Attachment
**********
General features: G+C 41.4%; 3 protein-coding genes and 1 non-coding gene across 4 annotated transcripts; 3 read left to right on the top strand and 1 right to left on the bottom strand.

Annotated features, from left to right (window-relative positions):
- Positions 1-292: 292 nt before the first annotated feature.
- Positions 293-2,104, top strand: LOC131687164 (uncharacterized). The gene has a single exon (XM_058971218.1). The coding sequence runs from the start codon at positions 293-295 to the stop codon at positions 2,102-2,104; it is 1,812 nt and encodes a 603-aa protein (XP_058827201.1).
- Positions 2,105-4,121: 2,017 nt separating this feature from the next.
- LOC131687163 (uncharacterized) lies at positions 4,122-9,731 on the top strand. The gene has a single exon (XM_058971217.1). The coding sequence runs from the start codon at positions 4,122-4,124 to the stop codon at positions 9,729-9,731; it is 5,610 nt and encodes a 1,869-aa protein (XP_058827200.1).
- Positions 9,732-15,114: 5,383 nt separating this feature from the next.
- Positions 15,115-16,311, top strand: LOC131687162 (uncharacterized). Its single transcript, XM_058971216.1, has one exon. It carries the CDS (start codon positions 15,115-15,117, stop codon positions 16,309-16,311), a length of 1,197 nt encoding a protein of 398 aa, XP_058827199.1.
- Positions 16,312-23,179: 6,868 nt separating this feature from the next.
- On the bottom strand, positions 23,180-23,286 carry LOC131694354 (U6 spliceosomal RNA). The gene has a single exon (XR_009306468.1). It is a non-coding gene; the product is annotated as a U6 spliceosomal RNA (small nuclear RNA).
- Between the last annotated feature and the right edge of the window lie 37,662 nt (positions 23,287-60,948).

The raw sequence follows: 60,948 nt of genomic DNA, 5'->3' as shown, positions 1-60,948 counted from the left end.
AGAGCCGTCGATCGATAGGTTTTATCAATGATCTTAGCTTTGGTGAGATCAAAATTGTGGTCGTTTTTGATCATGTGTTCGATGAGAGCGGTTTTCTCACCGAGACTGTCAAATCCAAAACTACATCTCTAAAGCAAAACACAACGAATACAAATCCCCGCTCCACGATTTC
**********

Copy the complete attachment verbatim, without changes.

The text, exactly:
General features: G+C 41.4%; 3 protein-coding genes and 1 non-coding gene across 4 annotated transcripts; 3 read left to right on the top strand and 1 right to left on the bottom strand.

Annotated features, from left to right (window-relative positions):
- Positions 1-292: 292 nt before the first annotated feature.
- Positions 293-2,104, top strand: LOC131687164 (uncharacterized). The gene has a single exon (XM_058971218.1). The coding sequence runs from the start codon at positions 293-295 to the stop codon at positions 2,102-2,104; it is 1,812 nt and encodes a 603-aa protein (XP_058827201.1).
- Positions 2,105-4,121: 2,017 nt separating this feature from the next.
- LOC131687163 (uncharacterized) lies at positions 4,122-9,731 on the top strand. The gene has a single exon (XM_058971217.1). The coding sequence runs from the start codon at positions 4,122-4,124 to the stop codon at positions 9,729-9,731; it is 5,610 nt and encodes a 1,869-aa protein (XP_058827200.1).
- Positions 9,732-15,114: 5,383 nt separating this feature from the next.
- Positions 15,115-16,311, top strand: LOC131687162 (uncharacterized). Its single transcript, XM_058971216.1, has one exon. It carries the CDS (start codon positions 15,115-15,117, stop codon positions 16,309-16,311), a length of 1,197 nt encoding a protein of 398 aa, XP_058827199.1.
- Positions 16,312-23,179: 6,868 nt separating this feature from the next.
- On the bottom strand, positions 23,180-23,286 carry LOC131694354 (U6 spliceosomal RNA). The gene has a single exon (XR_009306468.1). It is a non-coding gene; the product is annotated as a U6 spliceosomal RNA (small nuclear RNA).
- Between the last annotated feature and the right edge of the window lie 37,662 nt (positions 23,287-60,948).

The raw sequence follows: 60,948 nt of genomic DNA, 5'->3' as shown, positions 1-60,948 counted from the left end.
AGAGCCGTCGATCGATAGGTTTTATCAATGATCTTAGCTTTGGTGAGATCAAAATTGTGGTCGTTTTTGATCATGTGTTCGATGAGAGCGGTTTTCTCACCGAGACTGTCAAATCCAAAACTACATCTCTAAAGCAAAACACAACGAATACAAATCCCCGCTCCACGATTTC